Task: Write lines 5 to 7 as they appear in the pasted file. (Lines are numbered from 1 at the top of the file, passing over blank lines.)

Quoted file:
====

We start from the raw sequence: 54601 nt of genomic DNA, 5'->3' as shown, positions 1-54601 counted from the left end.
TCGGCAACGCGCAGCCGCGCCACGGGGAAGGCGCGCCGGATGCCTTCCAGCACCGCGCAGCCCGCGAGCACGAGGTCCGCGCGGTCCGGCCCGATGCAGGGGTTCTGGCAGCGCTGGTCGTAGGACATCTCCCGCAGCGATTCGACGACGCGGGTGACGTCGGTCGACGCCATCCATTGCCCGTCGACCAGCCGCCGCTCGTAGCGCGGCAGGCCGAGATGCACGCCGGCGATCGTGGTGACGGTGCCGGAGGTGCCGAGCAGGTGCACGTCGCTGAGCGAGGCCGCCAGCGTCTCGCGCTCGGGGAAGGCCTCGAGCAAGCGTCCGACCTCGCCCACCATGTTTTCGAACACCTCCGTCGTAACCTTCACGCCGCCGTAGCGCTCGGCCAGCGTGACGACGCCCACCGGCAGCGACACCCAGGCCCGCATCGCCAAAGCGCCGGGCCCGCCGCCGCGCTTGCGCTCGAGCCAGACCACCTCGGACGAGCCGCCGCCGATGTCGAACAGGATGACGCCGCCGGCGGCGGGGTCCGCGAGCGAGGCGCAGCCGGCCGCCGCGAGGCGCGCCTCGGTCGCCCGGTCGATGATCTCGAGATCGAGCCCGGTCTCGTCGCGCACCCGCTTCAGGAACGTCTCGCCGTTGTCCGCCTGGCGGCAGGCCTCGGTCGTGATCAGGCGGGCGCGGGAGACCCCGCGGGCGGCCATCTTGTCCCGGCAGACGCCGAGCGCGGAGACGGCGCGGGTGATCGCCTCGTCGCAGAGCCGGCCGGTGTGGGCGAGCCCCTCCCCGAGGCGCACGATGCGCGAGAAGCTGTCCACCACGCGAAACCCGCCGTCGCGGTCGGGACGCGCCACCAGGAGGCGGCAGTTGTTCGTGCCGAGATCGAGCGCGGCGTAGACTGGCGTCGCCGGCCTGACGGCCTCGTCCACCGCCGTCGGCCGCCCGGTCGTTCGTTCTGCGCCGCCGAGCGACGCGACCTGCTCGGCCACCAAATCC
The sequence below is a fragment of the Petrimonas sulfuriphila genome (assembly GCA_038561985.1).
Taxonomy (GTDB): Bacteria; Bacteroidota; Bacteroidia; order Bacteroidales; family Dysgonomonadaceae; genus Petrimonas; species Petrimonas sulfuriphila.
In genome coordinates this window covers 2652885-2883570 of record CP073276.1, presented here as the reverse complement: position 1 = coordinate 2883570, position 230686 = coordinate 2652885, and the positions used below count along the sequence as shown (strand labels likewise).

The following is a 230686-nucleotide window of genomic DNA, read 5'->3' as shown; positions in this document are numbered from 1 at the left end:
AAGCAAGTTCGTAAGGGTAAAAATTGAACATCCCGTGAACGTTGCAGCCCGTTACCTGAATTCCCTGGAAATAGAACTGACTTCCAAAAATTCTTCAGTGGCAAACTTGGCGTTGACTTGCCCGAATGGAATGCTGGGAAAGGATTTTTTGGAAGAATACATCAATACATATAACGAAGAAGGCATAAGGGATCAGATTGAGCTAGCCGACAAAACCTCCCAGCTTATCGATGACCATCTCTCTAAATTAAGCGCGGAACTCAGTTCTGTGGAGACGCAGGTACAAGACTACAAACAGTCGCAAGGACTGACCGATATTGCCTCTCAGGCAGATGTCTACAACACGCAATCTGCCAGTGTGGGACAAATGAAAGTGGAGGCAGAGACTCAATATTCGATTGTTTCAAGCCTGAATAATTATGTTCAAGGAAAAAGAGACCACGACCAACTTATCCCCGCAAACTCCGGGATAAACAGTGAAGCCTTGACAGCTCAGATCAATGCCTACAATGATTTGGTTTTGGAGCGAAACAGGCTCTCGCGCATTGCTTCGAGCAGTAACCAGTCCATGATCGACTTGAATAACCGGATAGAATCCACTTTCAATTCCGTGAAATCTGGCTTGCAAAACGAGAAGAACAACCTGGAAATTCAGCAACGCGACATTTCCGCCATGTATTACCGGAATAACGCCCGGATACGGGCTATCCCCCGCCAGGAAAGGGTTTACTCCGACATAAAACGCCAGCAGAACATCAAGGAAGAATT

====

In genome coordinates this window covers 2652885-2883570 of record CP073276.1, presented here as the reverse complement: position 1 = coordinate 2883570, position 230686 = coordinate 2652885, and the positions used below count along the sequence as shown (strand labels likewise).

The following is a 230686-nucleotide window of genomic DNA, read 5'->3' as shown; positions in this document are numbered from 1 at the left end:
AAGCAAGTTCGTAAGGGTAAAAATTGAACATCCCGTGAACGTTGCAGCCCGTTACCTGAATTCCCTGGAAATAGAACTGACTTCCAAAAATTCTTCAGTGGCAAACTTGGCGTTGACTTGCCCGAATGGAATGCTGGGAAAGGATTTTTTGGAAGAATACATCAATACATATAACGAAGAAGGCATAAGGGATCAGATTGAGCTAGCCGACAAAACCTCCCAGCTTATCGATGACCATCTCTCTAAATTAAGCGCGGAACTCAGTTCTGTGGAGACGCAGGTACAAGACTACAAACAGTCGCAAGGACTGACCGATATTGCCTCTCAGGCAGATGTCTACAACACGCAATCTGCCAGTGTGGGACAAATGAAAGTGGAGGCAGAGACTCAATATTCGATTGTTTCAAGCCTGAATAATTATGTTCAAGGAAAAAGAGACCACGACCAACTTATCCCCGCAAACTCCGGGATAAACAGTGAAGCCTTGACAGCTCAGATCAATGCCTACAATGATTTGGTTTTGGAGCGAAACAGGCTCTCGCGCATTGCTTCGAGCAGTAACCAGTCCATGATCGACTTGAATAACCGGATAGAATCCACTTTCAATTCCGTGAAATCTGGCTTGCAAAACGAGAAGAACAACCTGGAAATTCAGCAACGCGACATTTCCGCCATGTATTACCGGAATAACGCCCGGATACGGGCTATCCCCCGCCAGGAAAGGGTTTACTCCGACATAAAACGCCAGCAGAACATCAAGGAAGAATT